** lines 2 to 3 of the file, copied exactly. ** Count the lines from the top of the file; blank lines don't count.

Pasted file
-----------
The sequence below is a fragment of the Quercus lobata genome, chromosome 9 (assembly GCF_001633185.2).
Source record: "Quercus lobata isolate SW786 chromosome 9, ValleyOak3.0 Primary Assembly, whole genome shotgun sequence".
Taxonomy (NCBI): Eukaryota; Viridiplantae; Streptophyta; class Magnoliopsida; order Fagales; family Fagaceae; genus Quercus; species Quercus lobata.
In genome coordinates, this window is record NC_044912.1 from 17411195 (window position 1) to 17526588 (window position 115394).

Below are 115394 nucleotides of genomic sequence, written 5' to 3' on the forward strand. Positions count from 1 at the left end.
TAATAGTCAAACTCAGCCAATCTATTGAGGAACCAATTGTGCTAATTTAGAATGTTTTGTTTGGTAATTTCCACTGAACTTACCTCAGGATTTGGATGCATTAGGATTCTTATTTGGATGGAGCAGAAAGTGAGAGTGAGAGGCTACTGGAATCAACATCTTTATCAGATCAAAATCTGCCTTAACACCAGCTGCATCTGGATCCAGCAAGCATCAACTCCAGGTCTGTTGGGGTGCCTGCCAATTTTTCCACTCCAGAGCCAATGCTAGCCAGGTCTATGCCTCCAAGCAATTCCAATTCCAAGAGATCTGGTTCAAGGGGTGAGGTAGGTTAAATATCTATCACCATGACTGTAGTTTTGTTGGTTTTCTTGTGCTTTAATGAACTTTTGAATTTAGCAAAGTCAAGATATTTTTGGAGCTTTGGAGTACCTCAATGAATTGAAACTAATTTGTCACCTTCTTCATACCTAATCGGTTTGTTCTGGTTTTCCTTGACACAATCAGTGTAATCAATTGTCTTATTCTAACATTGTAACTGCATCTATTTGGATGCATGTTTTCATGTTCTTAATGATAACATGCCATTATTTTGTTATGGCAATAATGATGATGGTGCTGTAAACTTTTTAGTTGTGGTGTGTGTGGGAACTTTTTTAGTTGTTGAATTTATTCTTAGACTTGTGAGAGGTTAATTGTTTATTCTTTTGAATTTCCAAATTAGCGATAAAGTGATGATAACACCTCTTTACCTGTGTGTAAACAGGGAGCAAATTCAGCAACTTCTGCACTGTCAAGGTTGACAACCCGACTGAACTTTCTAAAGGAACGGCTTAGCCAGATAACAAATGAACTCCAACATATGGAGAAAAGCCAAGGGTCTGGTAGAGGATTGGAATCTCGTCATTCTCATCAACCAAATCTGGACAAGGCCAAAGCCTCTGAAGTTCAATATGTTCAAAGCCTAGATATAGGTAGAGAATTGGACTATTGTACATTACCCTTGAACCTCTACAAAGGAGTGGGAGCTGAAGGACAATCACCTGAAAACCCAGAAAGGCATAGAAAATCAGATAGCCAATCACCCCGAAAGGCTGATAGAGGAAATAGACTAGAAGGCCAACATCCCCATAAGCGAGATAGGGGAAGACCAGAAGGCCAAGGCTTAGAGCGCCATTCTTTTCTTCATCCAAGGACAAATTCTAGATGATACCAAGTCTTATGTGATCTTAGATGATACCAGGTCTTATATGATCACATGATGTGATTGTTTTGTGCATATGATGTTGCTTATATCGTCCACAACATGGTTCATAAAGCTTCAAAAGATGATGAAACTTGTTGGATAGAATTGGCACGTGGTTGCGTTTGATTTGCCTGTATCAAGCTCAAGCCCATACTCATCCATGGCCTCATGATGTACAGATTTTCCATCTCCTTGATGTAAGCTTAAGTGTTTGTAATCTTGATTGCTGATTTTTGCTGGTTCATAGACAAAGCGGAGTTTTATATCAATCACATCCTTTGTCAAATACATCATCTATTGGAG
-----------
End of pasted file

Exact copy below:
Source record: "Quercus lobata isolate SW786 chromosome 9, ValleyOak3.0 Primary Assembly, whole genome shotgun sequence".
Taxonomy (NCBI): Eukaryota; Viridiplantae; Streptophyta; class Magnoliopsida; order Fagales; family Fagaceae; genus Quercus; species Quercus lobata.